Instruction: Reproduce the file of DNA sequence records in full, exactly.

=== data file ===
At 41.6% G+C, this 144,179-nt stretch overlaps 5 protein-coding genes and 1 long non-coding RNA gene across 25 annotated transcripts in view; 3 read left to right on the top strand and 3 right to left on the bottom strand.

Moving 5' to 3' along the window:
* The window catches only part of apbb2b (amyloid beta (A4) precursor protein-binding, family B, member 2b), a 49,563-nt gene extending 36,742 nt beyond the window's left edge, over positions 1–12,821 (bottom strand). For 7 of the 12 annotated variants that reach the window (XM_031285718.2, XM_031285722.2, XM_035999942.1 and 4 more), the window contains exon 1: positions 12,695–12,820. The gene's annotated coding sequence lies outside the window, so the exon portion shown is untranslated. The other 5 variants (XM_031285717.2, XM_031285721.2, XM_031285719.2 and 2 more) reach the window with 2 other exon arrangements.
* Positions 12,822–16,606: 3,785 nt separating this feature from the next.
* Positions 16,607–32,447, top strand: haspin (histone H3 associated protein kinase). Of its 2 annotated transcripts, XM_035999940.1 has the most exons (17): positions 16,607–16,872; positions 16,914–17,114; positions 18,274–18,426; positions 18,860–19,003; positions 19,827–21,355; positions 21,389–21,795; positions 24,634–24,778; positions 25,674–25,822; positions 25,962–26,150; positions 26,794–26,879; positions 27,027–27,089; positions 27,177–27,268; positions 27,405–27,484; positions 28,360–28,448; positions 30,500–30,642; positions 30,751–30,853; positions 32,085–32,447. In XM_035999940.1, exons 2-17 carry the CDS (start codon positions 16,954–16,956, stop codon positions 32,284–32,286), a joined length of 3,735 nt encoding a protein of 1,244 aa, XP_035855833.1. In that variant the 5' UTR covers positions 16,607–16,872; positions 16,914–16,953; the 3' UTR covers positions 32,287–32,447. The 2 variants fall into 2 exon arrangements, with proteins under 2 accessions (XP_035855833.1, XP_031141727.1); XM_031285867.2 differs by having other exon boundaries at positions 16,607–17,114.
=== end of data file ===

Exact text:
At 41.6% G+C, this 144,179-nt stretch overlaps 5 protein-coding genes and 1 long non-coding RNA gene across 25 annotated transcripts in view; 3 read left to right on the top strand and 3 right to left on the bottom strand.

Moving 5' to 3' along the window:
* The window catches only part of apbb2b (amyloid beta (A4) precursor protein-binding, family B, member 2b), a 49,563-nt gene extending 36,742 nt beyond the window's left edge, over positions 1–12,821 (bottom strand). For 7 of the 12 annotated variants that reach the window (XM_031285718.2, XM_031285722.2, XM_035999942.1 and 4 more), the window contains exon 1: positions 12,695–12,820. The gene's annotated coding sequence lies outside the window, so the exon portion shown is untranslated. The other 5 variants (XM_031285717.2, XM_031285721.2, XM_031285719.2 and 2 more) reach the window with 2 other exon arrangements.
* Positions 12,822–16,606: 3,785 nt separating this feature from the next.
* Positions 16,607–32,447, top strand: haspin (histone H3 associated protein kinase). Of its 2 annotated transcripts, XM_035999940.1 has the most exons (17): positions 16,607–16,872; positions 16,914–17,114; positions 18,274–18,426; positions 18,860–19,003; positions 19,827–21,355; positions 21,389–21,795; positions 24,634–24,778; positions 25,674–25,822; positions 25,962–26,150; positions 26,794–26,879; positions 27,027–27,089; positions 27,177–27,268; positions 27,405–27,484; positions 28,360–28,448; positions 30,500–30,642; positions 30,751–30,853; positions 32,085–32,447. In XM_035999940.1, exons 2-17 carry the CDS (start codon positions 16,954–16,956, stop codon positions 32,284–32,286), a joined length of 3,735 nt encoding a protein of 1,244 aa, XP_035855833.1. In that variant the 5' UTR covers positions 16,607–16,872; positions 16,914–16,953; the 3' UTR covers positions 32,287–32,447. The 2 variants fall into 2 exon arrangements, with proteins under 2 accessions (XP_035855833.1, XP_031141727.1); XM_031285867.2 differs by having other exon boundaries at positions 16,607–17,114.